Yes, Carcillo (much like former Ranger Sean Avery) excels at pushing people’s buttons.  When Avery was with the Rangers, he brought that same emotion to the games. While he frequently stepped way over the line, the fact remained that Rangers were a better team when he was in the lineup.  It didn’t take long for this to be called “The Avery Effect.”  Now, the Flyers need to deal with “The Carcillo Effect.”  Carcillo antagonizes everyone on the other team, and as long as he doesn’t step over the line, the Rangers play better.  The proof? The Rangers were 19-9-3 in the regular season with Carcillo in the lineup–and he was a key factor in their game 3 victory. If the Flyers fall prey to his antics and allow him into their heads, they feed the Carcillo Effect–and the former Flyer will become a Flyer-killer.

Jason Akeson – Game Changer?

Jason Akeson became the story of game 1 for all the wrong reasons.  He took a double-minor for high sticking Carl Hagelin in the third period of that game, while the score was tied 1-1.  The Rangers then scored twice on the ensuing power play en route to a 4-1 victory. The backlash from the Philly fans was immediate, blaming him for the loss. Even then, however, his positive contributions had been noticed. Coach Craig Berube noticed them as well–playing him again in game 2. Akeson responded with his first career NHL playoff goal in a game the Flyers won 4-2. His game 1 mistake aside, Akeson has been consistently good for the Flyers in the playoffs.  If their first line continues to struggle, they will become more and more dependent on secondary scoring if they want to extend their season.  Enter Jason Akeson.  He has proven that he can score, with 53 points in 62 games for the AHL’s Adirondack Phantoms this year. It’s certainly not a stretch to see him being a completely different kind of story once this series is over.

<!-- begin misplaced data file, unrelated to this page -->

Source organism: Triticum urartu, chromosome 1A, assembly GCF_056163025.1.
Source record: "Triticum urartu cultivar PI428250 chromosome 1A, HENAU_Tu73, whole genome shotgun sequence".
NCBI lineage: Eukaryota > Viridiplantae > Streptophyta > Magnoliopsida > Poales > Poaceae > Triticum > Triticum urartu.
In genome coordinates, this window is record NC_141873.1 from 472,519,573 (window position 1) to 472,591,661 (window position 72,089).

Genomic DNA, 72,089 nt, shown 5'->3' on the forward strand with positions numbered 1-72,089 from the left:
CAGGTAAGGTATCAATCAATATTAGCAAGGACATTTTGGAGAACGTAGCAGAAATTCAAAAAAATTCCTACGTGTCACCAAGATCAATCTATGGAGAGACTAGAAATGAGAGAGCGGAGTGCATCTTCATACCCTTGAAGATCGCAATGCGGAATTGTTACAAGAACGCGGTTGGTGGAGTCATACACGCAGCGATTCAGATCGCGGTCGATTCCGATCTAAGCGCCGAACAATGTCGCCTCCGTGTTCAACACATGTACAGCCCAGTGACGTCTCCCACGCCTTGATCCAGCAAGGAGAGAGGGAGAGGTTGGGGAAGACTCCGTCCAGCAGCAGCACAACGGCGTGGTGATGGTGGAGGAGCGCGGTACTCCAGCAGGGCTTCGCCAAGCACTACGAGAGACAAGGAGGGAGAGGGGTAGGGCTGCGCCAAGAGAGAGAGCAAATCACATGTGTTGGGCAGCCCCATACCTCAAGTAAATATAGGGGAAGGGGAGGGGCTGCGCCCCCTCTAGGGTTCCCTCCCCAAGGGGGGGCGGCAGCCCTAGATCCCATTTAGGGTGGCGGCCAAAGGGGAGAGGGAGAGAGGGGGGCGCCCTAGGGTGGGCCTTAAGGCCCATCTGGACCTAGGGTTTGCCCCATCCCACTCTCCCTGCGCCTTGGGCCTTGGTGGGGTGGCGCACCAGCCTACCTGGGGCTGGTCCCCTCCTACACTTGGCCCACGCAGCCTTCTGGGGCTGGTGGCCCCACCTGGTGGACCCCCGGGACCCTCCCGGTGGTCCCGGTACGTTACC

Will the Tampa Bay Connection Keep Leading the Way for the Rangers?

In a trade deadline deal that shocked many of the Blueshirt faithful to the core, the Rangers traded longtime captain and fan-favorite Ryan Callahan to the Tampa Bay Lightning for Martin St. Louis, reuniting St. Louis with longtime teammate and friend Brad Richards. The reunion has seemed to spark both players.  After struggling to find the net in his first games as a Ranger, St. Louis has been the Rangers’ best player in the playoffs.  Through the first 3 games, he has scored 2 goals (including the game winner in game 3) and added 3 assists.  He currently has a 6-game playoff points streak when playing against the Flyers.

For Richards, this postseason has given him a shot at redemption. He was never a factor last season, and finished the year as a healthy scratch in the Rangers’ final two playoff games. There was widespread speculation that he would be bought out over the summer, but the Rangers chose to keep him on-board.  This decision has paid off, as he has contributed 4 points (1 goal, 3 assists) already in this series. The financial reality of the post-lockout NHL is that the Rangers may not be able to afford Richards’ contract next year, with several key players approaching free agency. So the specter of an amnesty buyout remains for Richards, but he is making the best possible case for himself.


Of all the first round series this year, the Rangers/Flyers matchup has arguably provided the most entertainment value. With all these interlocking storylines, how could you not find anything compelling about these games? The last chapter still remains to be written, and we will be treated to at least two more games to see how these storylines wrap up. And as always–no spoilers, please.